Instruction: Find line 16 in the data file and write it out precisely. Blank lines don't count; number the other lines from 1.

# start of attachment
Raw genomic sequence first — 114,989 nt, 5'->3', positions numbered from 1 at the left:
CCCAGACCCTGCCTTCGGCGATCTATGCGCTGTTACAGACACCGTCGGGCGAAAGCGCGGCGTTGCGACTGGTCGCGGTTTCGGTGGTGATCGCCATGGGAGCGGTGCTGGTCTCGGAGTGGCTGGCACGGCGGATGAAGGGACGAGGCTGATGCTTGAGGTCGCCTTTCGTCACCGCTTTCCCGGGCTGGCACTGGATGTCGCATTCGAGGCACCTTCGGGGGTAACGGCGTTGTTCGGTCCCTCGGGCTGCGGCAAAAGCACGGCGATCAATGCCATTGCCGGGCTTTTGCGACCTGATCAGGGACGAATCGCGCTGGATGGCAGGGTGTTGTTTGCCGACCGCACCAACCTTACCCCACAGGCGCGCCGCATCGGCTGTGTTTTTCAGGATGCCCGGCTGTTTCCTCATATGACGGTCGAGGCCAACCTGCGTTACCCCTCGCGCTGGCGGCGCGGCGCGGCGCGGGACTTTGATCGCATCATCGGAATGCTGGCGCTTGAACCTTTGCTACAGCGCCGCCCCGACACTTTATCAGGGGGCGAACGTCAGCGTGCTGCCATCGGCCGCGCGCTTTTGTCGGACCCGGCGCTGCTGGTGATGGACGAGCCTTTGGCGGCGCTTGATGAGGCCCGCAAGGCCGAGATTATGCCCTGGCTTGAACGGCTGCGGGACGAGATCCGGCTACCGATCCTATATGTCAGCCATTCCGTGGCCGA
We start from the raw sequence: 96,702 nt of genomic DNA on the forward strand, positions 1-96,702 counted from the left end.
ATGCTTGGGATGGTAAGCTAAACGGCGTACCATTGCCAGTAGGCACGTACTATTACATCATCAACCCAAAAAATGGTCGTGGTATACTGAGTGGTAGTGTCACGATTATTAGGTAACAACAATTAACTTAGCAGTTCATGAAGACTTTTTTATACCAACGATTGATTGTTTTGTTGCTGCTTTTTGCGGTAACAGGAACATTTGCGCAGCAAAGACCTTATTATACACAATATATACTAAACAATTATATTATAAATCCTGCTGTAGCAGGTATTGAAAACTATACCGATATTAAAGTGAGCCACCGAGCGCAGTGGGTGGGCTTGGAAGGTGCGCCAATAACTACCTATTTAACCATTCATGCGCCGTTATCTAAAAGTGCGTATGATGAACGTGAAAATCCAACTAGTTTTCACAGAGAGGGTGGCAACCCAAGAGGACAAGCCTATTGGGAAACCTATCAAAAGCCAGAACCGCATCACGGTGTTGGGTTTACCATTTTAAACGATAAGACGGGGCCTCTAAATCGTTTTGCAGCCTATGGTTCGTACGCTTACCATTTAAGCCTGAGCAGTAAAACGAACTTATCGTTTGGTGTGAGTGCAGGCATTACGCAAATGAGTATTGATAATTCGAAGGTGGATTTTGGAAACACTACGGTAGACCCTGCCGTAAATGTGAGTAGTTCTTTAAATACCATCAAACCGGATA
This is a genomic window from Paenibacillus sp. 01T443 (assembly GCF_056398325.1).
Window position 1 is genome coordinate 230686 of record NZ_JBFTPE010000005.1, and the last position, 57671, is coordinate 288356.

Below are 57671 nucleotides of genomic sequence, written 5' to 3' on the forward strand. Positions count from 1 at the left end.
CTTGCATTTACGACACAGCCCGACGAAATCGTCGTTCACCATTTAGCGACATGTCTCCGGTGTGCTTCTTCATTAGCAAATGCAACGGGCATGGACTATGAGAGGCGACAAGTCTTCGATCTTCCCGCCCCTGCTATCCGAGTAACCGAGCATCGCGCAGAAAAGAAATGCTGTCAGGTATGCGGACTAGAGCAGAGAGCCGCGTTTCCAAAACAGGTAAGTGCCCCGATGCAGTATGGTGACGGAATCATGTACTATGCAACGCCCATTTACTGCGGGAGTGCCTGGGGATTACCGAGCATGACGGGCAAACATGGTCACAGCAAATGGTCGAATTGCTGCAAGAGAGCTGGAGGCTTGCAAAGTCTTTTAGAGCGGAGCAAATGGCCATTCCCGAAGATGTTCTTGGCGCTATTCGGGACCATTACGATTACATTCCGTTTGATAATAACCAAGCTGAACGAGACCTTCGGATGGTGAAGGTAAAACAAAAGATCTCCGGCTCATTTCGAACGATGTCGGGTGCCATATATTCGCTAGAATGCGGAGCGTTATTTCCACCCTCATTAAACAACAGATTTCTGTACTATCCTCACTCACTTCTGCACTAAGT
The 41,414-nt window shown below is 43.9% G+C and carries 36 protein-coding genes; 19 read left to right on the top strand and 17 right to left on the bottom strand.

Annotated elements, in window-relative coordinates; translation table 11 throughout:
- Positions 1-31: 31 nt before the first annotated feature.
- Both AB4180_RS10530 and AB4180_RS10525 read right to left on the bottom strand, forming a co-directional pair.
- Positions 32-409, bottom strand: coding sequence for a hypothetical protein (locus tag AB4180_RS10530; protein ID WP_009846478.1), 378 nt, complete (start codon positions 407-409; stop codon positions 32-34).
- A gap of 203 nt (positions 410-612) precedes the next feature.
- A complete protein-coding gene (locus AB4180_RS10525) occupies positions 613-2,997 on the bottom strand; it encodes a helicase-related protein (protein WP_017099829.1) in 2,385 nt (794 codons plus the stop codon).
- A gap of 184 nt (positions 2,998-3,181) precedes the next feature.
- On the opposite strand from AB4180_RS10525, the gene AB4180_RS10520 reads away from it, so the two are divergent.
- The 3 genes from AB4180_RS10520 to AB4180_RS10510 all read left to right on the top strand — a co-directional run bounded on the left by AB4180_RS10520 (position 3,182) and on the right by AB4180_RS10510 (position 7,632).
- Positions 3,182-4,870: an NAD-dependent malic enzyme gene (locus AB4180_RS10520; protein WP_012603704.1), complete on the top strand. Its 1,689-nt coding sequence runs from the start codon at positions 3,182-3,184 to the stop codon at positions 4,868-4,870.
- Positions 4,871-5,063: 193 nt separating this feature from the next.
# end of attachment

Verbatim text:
- A gap of 184 nt (positions 2,998-3,181) precedes the next feature.